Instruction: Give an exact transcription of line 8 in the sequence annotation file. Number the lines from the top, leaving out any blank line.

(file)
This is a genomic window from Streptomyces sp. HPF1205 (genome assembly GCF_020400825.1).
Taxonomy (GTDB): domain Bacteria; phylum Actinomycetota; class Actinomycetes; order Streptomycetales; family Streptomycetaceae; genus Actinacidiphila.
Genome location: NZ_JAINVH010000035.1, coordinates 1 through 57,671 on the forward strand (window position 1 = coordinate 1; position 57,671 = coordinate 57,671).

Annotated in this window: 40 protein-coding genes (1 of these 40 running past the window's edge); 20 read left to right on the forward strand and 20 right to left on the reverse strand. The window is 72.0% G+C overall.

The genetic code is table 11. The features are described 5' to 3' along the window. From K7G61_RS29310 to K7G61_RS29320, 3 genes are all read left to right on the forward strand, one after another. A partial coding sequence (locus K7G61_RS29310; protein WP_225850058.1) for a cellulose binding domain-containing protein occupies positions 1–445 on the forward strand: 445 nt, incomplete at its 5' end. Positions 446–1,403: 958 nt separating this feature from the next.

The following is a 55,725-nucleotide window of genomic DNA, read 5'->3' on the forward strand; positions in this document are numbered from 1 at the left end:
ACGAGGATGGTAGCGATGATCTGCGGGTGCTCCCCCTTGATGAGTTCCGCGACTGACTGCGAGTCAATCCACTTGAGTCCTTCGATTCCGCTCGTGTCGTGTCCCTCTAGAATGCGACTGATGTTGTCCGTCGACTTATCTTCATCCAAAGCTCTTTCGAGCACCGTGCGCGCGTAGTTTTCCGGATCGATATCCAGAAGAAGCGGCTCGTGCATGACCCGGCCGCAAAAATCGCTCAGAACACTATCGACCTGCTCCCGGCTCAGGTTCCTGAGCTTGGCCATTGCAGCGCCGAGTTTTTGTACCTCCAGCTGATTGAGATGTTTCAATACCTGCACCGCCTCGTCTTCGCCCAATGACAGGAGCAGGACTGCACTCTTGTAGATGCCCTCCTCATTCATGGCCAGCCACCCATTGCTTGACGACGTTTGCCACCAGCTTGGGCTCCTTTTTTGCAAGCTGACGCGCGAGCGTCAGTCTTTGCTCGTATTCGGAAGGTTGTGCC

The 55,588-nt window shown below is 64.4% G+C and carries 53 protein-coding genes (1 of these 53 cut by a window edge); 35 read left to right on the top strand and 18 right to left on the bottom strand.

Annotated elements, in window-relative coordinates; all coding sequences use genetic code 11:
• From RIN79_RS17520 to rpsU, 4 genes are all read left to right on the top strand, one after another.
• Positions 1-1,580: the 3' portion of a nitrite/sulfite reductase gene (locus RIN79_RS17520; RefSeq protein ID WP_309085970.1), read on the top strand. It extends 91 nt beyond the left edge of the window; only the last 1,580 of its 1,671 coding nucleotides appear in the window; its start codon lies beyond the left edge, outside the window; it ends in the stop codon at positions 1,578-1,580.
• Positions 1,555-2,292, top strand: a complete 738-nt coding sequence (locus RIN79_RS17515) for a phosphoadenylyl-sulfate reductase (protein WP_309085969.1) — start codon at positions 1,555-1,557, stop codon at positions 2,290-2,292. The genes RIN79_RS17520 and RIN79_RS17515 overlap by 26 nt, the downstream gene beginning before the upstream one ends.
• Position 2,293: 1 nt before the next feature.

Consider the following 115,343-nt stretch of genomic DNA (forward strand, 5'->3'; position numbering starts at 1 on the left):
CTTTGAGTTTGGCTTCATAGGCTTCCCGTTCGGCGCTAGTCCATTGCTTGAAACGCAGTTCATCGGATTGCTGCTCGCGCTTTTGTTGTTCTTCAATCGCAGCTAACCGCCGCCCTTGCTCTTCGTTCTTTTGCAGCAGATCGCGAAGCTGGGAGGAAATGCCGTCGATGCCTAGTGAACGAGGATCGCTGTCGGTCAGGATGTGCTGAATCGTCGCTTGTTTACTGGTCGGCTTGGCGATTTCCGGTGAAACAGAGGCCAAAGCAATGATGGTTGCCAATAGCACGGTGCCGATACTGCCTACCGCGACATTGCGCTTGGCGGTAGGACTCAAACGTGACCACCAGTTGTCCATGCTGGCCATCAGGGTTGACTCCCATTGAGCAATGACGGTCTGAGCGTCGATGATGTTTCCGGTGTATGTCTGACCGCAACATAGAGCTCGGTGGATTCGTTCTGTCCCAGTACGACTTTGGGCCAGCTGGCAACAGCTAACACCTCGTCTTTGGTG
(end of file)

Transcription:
The 55,588-nt window shown below is 64.4% G+C and carries 53 protein-coding genes (1 of these 53 cut by a window edge); 35 read left to right on the top strand and 18 right to left on the bottom strand.